As I sit here tapping out this post, it’s a commercial break during Saturday Night Live. I’m watching this because tonight’s host Louis C.K. emailed me earlier asking me to do so. OK. So it wasn’t just me. It was a bulk email to his entire database but as you can see from the screenshot below and the formatting therein, it was obviously written by Louis himself. What does this mean and more importantly why should you care? 

In addition to being a favorite comedian of mine, Louis C.K. has tips marketers could learn from too. Part of me knows that the idea of this would make Louis’ eyes widen as he thought of business types pouring over his work for tips to help them build their brands and sell more stuff. Alas, I’ll have to imagine his eye-rolling, sighing, and swearing.

Here’s what you need to know.

The Impact of Platform

What I’m saying here isn’t particularly groundbreaking. You may recall that last spring, Advertising Age had C.K. at the top of their “Digital A-List.” This was because he bucked the system, built his own channel and sold for a mere $5 his self-financed stand-up special “Live at the Beacon Theater.” He’s not just doing this on album sales either. As a comedian, C.K. tours extensively. Naturally, the tickets are only available on his website as he says in the web copy, “So no crazy high ticket fees, no scalpers, no annoying emails, no joining a thing that you hate.” How great is that? None of us want to join something we hate.

Key Take-Away — Platform matters. A lot. With a community built around your brand you suddenly have the distribution that we used to pay brick-and-mortar stores and record companies a premium for. C.K.’s story highlights the impact that social media can have on business. After cultivating a community (over a million Twitter followers isn’t a bad start), he carefully came up with a way to sell to them that was quicker, cheaper, and more personal than the transaction had previously been.

But Nick — my shower curtain ring company isn’t an edgy comedian. How can we do this? Good point. Though you may not yet be creating comedic material about your weight and parenting that friends send each other YouTube clips of, you need to be thinking more like that in terms of your own content. Maybe you have a funny vignette about what happens when you have lousy shower curtain rings. Don’t forget about the Will It Blend? guys.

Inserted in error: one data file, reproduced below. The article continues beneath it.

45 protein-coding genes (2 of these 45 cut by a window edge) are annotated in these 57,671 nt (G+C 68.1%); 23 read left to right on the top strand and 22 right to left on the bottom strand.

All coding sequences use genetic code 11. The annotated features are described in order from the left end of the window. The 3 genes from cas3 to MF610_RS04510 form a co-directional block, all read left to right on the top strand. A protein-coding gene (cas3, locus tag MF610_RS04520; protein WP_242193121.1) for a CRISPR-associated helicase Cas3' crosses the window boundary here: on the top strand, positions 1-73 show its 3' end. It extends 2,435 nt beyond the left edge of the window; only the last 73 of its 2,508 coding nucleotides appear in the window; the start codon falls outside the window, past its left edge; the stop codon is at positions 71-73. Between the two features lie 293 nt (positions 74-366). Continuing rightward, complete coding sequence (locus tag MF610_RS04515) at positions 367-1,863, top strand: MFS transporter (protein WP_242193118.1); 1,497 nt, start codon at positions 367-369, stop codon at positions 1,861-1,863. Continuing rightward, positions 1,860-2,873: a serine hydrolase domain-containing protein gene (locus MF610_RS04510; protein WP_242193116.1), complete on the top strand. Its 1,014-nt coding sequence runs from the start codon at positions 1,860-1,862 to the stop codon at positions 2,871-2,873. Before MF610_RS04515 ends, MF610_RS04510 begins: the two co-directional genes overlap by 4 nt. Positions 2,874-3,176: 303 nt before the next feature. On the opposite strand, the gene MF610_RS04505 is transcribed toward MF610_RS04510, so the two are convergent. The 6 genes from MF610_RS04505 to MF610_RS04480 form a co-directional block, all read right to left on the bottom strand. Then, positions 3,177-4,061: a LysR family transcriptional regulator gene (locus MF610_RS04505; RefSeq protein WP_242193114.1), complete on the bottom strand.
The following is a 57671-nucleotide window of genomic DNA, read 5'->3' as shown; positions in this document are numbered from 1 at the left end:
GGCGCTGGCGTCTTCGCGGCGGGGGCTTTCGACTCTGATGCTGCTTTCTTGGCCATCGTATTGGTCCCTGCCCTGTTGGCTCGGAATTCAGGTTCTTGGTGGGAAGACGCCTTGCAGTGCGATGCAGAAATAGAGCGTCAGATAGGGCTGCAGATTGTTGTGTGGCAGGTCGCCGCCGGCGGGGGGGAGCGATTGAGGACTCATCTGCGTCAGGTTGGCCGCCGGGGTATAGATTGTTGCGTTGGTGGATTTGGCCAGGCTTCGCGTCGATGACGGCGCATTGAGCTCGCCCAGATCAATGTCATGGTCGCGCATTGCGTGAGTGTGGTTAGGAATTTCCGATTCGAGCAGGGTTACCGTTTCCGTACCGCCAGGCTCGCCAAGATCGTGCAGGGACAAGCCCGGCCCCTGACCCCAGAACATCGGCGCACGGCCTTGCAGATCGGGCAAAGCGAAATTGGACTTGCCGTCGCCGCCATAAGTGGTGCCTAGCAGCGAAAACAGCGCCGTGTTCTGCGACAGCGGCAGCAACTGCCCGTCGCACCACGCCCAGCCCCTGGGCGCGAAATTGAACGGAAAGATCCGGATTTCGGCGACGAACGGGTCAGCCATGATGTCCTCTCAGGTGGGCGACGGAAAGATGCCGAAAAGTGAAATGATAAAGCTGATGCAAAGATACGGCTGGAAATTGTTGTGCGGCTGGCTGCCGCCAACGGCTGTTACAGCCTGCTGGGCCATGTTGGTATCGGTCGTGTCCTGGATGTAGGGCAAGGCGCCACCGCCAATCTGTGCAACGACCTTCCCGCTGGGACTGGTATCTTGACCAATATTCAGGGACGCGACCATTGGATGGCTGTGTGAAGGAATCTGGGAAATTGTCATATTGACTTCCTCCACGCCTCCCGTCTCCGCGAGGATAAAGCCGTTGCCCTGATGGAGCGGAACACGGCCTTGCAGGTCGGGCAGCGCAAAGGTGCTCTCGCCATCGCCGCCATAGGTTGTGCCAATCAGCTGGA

A Naked Launch

What about piracy? Good question. Ever the straight shooter, C.K. launched “Live at the Beacon Theater” not with a glitzy traditional media presser or even a controlled social post. Rather, he submitted to the most bare-knuckled, unfiltered crowd online — a Reddit “Ask Me Anything” or AMA. This resulted in some serious questions about how the album worked and why he was doing it this way. More importantly, C.K.’s honesty helped online taste-makers spread the word and deterred people from trying to hose him via piracy.

Key Take-Away — Consider more transparent communications, especially via social media. If you don’t feel you’re Reddit-ready yet, start with a simple Twitter chat and maybe bring in your leadership to take questions. Ford has done this with CEO Allan Mulally. When people understand your goals, they’re more likely to participate and share with others.

The Conversation Continues

Of course, as every shrewd marketer probably realized, this platform provided C.K. with a great opportunity to build his email list. However, Louis has bucked convention here in a couple of ways as well. First, as we all know, you have to provide an opt-out mechanism in your emails. Louis’ first broken rule is having users pre-set as opted out of the program so they have to proactively click the button to receive emails.